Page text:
You can collaborate on documents, editing them at the same time as colleagues – you need to tap a share button in the upper left of the toolbar to invite others to access the document. Note that it doesn’t update in realtime though, so you may refresh and find a paragraph you were working on has moved.

Word for iPad and iPhone

Excel for iPad and iPhone

Excel for iOS can be used to create spreadsheets, as long as you register for a Microsoft ID. Once you have logged into your account you will have almost all the features that Office 365 subscribers have. Creating, modifying, saving and printing: all worked well in the free version.

There is also Dropbox support, so you don’t need to use Microsoft OneDrive. One you’ve logged in to your Dropbox account, you will see a list of Places you can save and open things. You can then open, modify, and save any spreadsheets in DropBox. We’d like to see iCloud Drive here too.

The features only open to Office 365 users include: customising pivot table styles and layouts (you can’t create pivot tables in Excel for iOS anyway); add custom colours to shapes; insert and edit WordArt; add shadows and reflection styles to pictures; and add or modify chart elements.

Premium features are available with an Office 365 Personal account (one computer, one tablet, one phone) for £5.99/$6.99 per month, or Office 365 Home (up to five of each device type) for £7.99/$9.99 per month. You’ll also get one terabyte of OneDrive storage, which can be used both in Excel and as a general cloud storage drive. Unless you’re creating and editing graphs in Excel for iOS, you’ll probably find that the free version meets your needs.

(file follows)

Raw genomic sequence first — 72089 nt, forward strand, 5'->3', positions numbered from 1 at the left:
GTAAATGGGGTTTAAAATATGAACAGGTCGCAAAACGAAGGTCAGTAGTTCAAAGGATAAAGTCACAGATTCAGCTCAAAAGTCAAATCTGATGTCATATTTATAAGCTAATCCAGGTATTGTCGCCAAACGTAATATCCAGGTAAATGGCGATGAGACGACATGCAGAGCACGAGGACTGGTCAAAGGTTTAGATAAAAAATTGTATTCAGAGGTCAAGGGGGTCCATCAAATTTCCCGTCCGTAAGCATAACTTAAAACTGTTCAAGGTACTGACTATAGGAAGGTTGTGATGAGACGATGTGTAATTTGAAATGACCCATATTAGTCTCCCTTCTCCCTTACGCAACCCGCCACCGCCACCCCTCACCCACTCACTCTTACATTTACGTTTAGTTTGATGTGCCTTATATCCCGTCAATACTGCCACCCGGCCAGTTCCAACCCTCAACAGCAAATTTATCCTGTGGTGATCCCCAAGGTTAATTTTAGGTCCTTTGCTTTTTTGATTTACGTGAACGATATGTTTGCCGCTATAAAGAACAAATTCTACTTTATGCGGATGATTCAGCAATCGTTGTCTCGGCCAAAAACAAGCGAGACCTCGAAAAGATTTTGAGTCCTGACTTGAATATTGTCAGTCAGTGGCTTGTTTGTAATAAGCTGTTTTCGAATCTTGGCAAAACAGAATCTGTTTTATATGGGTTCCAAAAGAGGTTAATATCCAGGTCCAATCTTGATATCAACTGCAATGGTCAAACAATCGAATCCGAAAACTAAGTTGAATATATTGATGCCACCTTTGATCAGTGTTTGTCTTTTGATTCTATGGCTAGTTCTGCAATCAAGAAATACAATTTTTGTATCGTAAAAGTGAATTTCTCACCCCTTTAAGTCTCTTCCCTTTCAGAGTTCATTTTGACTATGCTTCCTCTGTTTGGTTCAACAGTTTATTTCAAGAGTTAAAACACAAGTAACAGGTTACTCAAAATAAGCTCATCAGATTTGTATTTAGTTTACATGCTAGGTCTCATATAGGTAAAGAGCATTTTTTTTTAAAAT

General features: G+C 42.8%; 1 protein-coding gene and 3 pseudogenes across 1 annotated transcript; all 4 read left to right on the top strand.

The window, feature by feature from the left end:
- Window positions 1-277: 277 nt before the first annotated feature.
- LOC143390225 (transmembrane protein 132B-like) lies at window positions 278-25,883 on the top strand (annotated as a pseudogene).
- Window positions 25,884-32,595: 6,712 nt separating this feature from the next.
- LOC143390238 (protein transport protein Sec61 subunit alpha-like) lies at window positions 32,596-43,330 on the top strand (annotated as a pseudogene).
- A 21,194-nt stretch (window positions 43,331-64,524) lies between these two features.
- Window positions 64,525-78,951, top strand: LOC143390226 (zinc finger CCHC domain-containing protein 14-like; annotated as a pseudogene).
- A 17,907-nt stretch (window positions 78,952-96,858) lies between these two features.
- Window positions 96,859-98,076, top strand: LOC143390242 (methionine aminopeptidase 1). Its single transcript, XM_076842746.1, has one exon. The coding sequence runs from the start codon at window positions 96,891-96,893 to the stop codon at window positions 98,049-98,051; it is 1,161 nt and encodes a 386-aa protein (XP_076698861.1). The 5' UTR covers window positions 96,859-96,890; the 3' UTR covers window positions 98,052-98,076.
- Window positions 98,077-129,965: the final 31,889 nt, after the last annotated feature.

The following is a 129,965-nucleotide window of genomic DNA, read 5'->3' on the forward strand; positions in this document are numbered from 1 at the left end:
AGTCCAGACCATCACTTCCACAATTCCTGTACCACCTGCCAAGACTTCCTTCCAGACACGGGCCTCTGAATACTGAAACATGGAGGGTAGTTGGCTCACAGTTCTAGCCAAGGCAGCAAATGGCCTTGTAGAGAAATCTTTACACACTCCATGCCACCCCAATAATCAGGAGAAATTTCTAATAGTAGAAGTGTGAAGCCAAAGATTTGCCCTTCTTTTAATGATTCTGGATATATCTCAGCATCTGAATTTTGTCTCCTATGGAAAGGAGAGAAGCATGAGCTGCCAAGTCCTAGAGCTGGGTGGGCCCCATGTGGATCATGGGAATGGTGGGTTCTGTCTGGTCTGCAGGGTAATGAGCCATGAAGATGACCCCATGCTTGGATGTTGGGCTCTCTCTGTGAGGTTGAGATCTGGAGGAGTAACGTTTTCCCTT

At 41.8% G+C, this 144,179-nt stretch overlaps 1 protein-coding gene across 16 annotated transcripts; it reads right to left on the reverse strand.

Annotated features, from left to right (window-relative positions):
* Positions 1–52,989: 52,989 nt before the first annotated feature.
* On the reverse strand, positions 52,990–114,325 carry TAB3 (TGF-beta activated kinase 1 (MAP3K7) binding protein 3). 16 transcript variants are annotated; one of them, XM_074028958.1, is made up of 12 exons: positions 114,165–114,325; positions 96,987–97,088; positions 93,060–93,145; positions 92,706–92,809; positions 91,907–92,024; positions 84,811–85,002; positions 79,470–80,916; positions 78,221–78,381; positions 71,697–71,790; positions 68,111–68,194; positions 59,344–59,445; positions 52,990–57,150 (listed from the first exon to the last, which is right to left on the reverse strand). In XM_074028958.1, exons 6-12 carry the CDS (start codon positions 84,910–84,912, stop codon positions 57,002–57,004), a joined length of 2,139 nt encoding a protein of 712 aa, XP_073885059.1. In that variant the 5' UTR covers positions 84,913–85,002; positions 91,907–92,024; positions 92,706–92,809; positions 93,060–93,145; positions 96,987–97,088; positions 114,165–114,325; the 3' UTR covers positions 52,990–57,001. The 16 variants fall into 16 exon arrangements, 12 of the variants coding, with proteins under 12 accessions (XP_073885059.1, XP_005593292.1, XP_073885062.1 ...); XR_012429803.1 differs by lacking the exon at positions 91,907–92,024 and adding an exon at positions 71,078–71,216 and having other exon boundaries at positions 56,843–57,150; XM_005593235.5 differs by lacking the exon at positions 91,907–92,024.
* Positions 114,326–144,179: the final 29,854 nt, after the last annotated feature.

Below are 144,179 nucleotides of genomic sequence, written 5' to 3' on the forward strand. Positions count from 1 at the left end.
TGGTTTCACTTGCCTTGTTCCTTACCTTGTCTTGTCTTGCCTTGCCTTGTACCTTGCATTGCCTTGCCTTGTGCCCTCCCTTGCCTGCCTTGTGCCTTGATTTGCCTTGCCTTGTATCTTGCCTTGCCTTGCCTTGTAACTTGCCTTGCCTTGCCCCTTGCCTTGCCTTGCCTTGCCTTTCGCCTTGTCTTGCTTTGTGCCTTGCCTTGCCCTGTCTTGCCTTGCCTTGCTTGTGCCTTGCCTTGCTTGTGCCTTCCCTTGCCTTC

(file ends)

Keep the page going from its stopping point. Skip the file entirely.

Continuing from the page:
There is no difference between the iPad and iPhone app – but we have to admit that using Excel on the iPad is a much better experience due to the bigger screen. The iPhone screen really is too small for all but the most basic of editing. We’d use it in an emergency, but if we were crafting a document or making significant edits we’d be reaching for the iPad.

For example, there’s no room for the ribbon on the iPhone’s screen; to call up the ribbon, you have to tap the Edit icon, which opens an edit area that takes up about a third of the screen, and then tap another pop-up to select, for instance, Formulas, and then scroll through the formula browser. On the iPad, the ribbon is always visible, and choosing a ribbon item only loses one line of the display.

As well as creating and editing spreadsheets you can also print. This feature works well and was introduced prior to the November update.

There are still a few things you can’t do in Excel for iOS, you can see and delete comments but not create or edit them; you can’t name cells or ranges, create conditional formatting rules, or enter array formulas. You also can’t insert images from OneDrive (or Dropbox) either, only from the iOS device’s photos. And Excel is a one-thing-at-a-time app – that means if you’re working with two or more spreadsheets, you will have to fully close one to open the other one.

PowerPoint for iPad and iPhone

Just like Word and Excel for iOS, PowerPoint no longer requires a subscription to edit presentations.

There are a few other improvements on the previous version: you can add and edit animations; can crop images; and use a Presenter View; audio and video now play correctly; and you can add video (though not standalone audio) from your iOS device.

If you have an Office 365 subscription you get access to premium features including Presenter View; adding custom colours to shapes; adding and editing WordArt; applying reflections and shadows to graphics; adding and editing chart elements; and adjusting the shading of table cells, rows, and columns.

It’s no match for the desktop version of PowerPoint. For example, you have limited control over transitions; and you can’t create new themes, add SmartArt, or see your slides in Outline view. On an iPad, you can see comments added on a Mac or PC, but not edit them or add new comments; comments are entirely absent on the iPhone.

As with the other apps, Dropbox file storage is an alternative to Microsoft’s own OneDrive.